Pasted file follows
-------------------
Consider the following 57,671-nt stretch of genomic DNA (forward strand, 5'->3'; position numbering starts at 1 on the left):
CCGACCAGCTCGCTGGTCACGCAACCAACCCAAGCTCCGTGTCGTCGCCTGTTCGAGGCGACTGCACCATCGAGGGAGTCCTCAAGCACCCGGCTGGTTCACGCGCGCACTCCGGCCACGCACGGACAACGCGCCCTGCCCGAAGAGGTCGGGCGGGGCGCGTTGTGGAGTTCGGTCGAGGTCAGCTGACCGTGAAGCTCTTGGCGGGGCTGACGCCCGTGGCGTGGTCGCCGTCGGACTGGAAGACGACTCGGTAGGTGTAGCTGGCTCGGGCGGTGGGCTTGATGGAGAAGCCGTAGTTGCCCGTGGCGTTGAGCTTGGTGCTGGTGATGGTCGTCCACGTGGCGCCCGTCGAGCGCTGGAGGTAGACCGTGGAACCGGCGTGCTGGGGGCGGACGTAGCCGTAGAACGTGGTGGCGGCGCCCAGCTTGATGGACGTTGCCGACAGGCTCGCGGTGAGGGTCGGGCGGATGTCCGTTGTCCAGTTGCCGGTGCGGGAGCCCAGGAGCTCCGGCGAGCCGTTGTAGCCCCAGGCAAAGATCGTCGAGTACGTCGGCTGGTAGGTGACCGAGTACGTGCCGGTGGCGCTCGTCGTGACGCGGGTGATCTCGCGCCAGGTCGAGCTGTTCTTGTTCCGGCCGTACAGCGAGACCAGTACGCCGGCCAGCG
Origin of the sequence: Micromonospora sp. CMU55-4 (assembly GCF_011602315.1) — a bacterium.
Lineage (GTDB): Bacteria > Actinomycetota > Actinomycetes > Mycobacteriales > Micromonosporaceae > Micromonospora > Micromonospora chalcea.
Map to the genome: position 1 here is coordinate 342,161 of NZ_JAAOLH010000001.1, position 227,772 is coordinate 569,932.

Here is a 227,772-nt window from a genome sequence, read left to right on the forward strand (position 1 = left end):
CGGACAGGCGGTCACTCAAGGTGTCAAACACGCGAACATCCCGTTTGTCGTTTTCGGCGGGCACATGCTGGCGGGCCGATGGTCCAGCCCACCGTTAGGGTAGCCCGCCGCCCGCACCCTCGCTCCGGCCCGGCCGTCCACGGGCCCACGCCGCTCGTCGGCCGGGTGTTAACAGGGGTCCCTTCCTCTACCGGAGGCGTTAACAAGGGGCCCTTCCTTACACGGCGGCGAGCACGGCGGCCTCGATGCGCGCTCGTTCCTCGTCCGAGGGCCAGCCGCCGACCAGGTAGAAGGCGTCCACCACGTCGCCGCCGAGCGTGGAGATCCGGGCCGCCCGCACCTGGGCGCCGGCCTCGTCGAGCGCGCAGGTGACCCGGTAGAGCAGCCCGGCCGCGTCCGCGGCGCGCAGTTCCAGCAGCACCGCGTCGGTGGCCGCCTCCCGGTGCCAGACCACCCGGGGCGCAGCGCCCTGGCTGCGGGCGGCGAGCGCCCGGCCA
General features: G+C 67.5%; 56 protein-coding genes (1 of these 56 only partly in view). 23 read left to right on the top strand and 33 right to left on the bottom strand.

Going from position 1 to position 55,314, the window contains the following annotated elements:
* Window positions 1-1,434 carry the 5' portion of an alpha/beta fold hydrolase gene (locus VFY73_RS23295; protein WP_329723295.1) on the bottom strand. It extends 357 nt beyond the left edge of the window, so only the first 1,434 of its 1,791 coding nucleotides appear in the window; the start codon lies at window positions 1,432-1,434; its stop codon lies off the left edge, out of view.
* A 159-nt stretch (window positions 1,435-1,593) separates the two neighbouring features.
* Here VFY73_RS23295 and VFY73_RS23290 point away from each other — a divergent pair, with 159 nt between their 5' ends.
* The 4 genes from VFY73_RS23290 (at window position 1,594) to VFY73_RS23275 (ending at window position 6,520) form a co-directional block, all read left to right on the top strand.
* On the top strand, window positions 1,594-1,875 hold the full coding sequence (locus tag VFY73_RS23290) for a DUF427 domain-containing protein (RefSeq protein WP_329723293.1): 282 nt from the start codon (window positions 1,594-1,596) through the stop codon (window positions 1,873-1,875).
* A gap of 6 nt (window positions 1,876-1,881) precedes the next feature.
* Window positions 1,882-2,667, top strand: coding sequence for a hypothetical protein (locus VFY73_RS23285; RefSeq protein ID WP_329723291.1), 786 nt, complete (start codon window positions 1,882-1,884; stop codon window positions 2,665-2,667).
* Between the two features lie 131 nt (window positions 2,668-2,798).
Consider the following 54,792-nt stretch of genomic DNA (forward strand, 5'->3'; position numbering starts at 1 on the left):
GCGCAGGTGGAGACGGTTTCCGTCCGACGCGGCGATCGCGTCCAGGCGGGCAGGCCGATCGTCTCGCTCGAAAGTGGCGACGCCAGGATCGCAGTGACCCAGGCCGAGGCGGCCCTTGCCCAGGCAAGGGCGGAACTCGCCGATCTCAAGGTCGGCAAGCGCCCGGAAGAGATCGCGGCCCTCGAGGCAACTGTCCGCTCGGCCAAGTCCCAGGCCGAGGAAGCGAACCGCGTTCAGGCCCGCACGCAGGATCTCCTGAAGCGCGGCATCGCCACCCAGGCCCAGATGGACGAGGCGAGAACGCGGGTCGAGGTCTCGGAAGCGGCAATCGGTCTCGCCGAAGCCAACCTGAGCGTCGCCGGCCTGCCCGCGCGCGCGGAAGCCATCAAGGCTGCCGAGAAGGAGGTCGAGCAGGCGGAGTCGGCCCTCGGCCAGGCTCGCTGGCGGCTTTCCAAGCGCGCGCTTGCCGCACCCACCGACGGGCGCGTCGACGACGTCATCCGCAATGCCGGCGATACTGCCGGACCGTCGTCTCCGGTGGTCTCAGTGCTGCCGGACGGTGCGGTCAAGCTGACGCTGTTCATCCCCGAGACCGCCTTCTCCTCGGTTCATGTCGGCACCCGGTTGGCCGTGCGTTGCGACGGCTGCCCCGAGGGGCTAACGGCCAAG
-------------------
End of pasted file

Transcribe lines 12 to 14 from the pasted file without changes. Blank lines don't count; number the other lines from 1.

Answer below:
* Here VFY73_RS23295 and VFY73_RS23290 point away from each other — a divergent pair, with 159 nt between their 5' ends.
* The 4 genes from VFY73_RS23290 (at window position 1,594) to VFY73_RS23275 (ending at window position 6,520) form a co-directional block, all read left to right on the top strand.
* On the top strand, window positions 1,594-1,875 hold the full coding sequence (locus tag VFY73_RS23290) for a DUF427 domain-containing protein (RefSeq protein WP_329723293.1): 282 nt from the start codon (window positions 1,594-1,596) through the stop codon (window positions 1,873-1,875).